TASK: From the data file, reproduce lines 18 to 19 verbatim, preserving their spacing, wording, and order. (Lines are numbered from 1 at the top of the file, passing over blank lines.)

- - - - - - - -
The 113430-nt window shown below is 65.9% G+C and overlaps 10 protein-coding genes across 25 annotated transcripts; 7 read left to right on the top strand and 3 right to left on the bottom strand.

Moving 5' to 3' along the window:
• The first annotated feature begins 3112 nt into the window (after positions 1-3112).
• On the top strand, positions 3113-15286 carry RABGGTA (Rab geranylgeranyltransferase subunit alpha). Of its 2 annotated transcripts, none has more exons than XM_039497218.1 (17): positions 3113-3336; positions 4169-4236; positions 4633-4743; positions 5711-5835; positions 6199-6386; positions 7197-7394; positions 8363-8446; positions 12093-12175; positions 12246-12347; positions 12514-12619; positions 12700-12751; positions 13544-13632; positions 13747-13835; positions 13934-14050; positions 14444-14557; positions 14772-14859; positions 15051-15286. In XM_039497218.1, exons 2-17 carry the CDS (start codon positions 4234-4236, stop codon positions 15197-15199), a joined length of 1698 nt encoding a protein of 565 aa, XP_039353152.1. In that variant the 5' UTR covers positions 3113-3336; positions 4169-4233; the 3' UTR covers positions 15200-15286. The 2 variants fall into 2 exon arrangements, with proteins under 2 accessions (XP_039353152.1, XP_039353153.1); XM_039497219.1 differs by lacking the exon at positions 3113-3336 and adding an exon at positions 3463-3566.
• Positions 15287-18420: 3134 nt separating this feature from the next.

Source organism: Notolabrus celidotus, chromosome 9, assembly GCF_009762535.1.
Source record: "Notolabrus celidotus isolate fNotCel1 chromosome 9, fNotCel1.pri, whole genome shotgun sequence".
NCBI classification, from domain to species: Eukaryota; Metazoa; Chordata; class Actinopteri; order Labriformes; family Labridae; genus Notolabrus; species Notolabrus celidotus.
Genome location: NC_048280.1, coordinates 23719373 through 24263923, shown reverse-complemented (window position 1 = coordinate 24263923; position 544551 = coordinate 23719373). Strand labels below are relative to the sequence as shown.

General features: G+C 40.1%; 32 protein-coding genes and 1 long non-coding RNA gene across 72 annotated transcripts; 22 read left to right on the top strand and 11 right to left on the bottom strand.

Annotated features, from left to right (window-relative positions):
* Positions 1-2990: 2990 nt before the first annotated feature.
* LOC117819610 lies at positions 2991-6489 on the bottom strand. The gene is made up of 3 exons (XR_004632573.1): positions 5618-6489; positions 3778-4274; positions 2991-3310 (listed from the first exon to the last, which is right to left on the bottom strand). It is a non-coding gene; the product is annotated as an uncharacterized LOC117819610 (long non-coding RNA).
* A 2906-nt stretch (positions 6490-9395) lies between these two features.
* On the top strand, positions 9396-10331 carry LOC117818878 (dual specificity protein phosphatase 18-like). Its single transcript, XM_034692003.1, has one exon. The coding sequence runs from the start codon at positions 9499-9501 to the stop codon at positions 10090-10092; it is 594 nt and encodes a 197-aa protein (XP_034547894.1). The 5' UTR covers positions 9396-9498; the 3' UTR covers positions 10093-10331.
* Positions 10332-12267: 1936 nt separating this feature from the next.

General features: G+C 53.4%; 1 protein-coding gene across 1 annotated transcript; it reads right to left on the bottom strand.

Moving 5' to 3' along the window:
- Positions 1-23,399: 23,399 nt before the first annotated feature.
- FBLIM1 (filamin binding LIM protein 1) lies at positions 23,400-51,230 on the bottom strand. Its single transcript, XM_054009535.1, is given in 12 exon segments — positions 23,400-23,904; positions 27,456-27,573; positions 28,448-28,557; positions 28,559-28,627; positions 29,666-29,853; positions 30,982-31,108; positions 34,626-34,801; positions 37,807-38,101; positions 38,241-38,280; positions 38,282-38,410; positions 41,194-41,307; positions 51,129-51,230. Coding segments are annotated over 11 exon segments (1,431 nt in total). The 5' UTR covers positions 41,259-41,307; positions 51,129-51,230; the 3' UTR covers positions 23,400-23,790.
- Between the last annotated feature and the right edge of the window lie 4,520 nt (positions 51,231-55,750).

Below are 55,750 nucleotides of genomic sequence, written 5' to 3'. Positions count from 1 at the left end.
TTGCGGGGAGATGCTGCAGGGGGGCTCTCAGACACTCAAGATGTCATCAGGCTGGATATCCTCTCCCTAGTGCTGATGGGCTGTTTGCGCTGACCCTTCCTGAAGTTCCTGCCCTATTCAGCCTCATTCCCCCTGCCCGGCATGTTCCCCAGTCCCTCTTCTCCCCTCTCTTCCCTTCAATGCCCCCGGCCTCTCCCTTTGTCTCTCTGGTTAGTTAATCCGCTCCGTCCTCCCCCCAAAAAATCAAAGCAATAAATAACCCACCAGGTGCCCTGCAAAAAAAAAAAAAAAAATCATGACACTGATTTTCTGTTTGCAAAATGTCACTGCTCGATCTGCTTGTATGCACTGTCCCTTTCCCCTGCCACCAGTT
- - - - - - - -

Moving 5' to 3' along the window:
- Positions 1-23,399: 23,399 nt before the first annotated feature.